Youth 3rd Space :: 5/9/2016

Throughout March 2016, we’re continuing to better understand our local neighborhood assets and potentials. One way to do this is to talk to various local groups and organizations working with community members to promote justice in Los Angeles. The youth visited 3 community organizations including All People’s Community Center (APCC), Strategic Actions for a Just Economy (SAJE) and Los Angeles Community Action Network (LACAN).

SAJE: Housing Justice in South LA

“Our mission is to change public and corporate policy in a manner that provides concrete economic benefits to working class people, increases the economic rights of working class people, and builds leadership through a movement for economic justice; and in the process creating sustainable models of economic democracy.” – SAJE website


SAJE’s office walls decorated with art created by its members.


SAJE’s office walls decorated with art created by its members.

Elena, one of the community organizers working there, took the time to meet with us and share more about the work they do to support renters. The organization supports working class folks to know their rights as renters and to not allow landlords to violate renter’s rights. They also make sure that landlords are doing their job to build out and maintain healthy and safe structures to live in before and during renting period. 

As Chris from 3rd Space shares, “This made me aware of the pricing of housing and rent is going up and what landlords were doing, which I didn’t think was possible. This one landowner owned a few different properties but he changed his name for each property and he did some pretty messed up things but they caught him.”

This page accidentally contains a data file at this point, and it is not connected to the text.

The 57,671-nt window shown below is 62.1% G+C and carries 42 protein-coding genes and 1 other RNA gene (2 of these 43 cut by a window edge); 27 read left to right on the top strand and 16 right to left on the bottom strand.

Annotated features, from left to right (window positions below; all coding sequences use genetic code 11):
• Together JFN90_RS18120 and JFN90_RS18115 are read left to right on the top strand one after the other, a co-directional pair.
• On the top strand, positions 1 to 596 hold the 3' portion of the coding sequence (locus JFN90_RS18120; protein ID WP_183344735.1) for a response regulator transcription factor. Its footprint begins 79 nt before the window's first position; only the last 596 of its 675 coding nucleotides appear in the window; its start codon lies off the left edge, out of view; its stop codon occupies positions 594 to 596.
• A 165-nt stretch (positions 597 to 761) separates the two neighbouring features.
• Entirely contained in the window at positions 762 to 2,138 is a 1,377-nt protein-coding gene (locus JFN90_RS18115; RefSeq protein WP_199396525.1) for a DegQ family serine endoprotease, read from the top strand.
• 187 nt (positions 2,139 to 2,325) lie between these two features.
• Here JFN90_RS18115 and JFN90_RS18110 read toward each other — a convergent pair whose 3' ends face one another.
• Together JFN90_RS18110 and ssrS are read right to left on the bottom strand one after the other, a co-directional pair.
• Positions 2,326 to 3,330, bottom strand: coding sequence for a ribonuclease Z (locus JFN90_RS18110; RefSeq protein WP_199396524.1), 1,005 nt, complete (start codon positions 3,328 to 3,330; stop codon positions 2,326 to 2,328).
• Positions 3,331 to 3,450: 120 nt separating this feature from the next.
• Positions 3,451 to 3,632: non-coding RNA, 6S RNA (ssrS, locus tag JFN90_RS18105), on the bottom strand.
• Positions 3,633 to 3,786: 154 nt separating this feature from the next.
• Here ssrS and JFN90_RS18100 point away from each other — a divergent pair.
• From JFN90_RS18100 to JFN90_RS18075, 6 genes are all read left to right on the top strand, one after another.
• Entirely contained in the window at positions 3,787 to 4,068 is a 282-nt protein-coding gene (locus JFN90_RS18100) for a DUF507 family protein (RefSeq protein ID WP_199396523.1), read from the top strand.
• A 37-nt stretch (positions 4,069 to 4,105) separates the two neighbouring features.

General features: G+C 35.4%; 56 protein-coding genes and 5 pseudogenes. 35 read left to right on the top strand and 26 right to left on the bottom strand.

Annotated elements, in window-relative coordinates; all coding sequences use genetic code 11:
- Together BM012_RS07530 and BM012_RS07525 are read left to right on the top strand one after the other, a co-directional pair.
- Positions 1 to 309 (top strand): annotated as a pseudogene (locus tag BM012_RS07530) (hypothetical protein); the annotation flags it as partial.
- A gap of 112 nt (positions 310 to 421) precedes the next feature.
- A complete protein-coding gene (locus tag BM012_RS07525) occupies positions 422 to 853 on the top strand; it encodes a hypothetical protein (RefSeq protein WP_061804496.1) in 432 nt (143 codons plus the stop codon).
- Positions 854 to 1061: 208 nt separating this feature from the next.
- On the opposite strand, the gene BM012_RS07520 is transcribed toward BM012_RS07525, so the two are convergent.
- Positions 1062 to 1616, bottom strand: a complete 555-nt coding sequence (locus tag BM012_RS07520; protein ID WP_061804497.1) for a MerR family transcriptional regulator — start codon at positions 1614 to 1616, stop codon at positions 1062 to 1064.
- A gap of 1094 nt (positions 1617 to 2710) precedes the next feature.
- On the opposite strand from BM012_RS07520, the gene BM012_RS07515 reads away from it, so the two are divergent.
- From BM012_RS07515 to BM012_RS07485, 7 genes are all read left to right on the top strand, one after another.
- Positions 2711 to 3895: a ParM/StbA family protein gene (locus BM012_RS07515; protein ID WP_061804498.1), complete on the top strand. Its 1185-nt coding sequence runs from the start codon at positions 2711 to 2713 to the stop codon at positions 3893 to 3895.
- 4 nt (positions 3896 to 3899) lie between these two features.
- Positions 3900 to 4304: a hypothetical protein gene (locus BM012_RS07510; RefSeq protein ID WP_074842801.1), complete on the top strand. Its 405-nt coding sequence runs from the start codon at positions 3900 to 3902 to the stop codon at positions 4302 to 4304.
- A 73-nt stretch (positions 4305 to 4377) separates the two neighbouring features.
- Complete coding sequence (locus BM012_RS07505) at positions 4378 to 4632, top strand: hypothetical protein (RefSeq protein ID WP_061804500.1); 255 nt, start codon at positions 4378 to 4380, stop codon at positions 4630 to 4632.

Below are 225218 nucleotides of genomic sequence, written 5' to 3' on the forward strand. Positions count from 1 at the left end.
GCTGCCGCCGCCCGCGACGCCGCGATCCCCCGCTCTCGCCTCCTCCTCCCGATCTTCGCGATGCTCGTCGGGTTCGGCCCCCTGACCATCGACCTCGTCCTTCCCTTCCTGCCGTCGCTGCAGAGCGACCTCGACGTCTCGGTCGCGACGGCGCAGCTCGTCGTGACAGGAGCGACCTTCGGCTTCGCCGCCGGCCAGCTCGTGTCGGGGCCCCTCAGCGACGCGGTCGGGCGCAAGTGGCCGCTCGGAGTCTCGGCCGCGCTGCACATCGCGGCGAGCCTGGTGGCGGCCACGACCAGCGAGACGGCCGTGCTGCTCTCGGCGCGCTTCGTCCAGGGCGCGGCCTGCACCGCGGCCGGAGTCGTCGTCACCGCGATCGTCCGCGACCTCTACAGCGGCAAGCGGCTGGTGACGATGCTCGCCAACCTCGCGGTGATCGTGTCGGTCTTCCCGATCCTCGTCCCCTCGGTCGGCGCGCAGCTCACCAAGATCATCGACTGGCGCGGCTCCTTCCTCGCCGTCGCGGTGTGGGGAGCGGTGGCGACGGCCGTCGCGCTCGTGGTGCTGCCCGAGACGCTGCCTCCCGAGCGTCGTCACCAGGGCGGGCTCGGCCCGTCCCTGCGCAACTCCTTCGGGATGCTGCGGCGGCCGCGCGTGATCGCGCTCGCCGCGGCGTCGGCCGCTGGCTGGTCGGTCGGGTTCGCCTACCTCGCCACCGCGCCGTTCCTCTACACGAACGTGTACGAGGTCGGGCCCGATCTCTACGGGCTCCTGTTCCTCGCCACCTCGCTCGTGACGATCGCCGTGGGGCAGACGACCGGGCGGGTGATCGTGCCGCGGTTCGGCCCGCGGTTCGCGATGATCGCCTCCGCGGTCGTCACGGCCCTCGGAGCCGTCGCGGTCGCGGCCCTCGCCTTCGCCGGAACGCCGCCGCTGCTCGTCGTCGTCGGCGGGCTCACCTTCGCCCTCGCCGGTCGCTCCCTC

To learn more information about stage click here.

LA CAN: Justice on Skid Row 

LA CAN is located on Skid Row and works with local residents to stop police abuse, promote housing rights and healthy and fresh food access. Ari and co-workers from LACAN talked about their food justice project where they are bringing affordable produce to Skid Row residents at a lower than most stores. Right now, they have a large refrigerator where they store this produce for the weekly pick up on Wednesdays. They have plans of expansion and are currently constructing their new building which include a roof top garden!

LACAN“The most surprising thing about my trip was that on skid row, I saw a little girl inside a tent and it was like a culture shock for me. They talked about how they started off trying to help the community. One of the women said she wanted to motivate farmers to allow food stamps so low income families could provide good food for their families. She said that some of the farmers even had EBT machines but they would claim that they got it stolen because they didn’t want them and they are now trying to make it a legal requirement to offer EBT to people at the farmer’s markets.” – Jason

To learn more about CAN, click here.

All People’s Community Center: Farms, Gardens, and Youth Actions 


All People’s Community Center is located near Washington and San Pedro in South LA, just outside of downtown. As we arrived for our visit we were greeted by Crystal and Roots for Peace alumni, Brenda and Yareli. 

3rd Space youth learned about the history portrayed in the beautiful mural in the garden and pieces of a film titled “The Garden” which tells the tragic story that happened in 2006 to the, then, largest urban farm in the United States. This garden was a 14-acre organic farm in South-Central Los Angeles that held plots from over 350 families and operated from 1994 to 2006. Unfortunately the families were evicted by the Los Angeles Police Department and the farm was completely mowed down because the land owner didn’t like what they were doing and wanted to build storage units instead.

Some of youth we’re very impacted by this initial part of our visit. Like Maria mentions,

“Watching the video impacted me because I didn’t even know about the south central farm and I have lived there my whole life. I asked my grandma later that day if she had heard about it and she said that she did and she started crying and said that it was so unfair to the people that worked there.”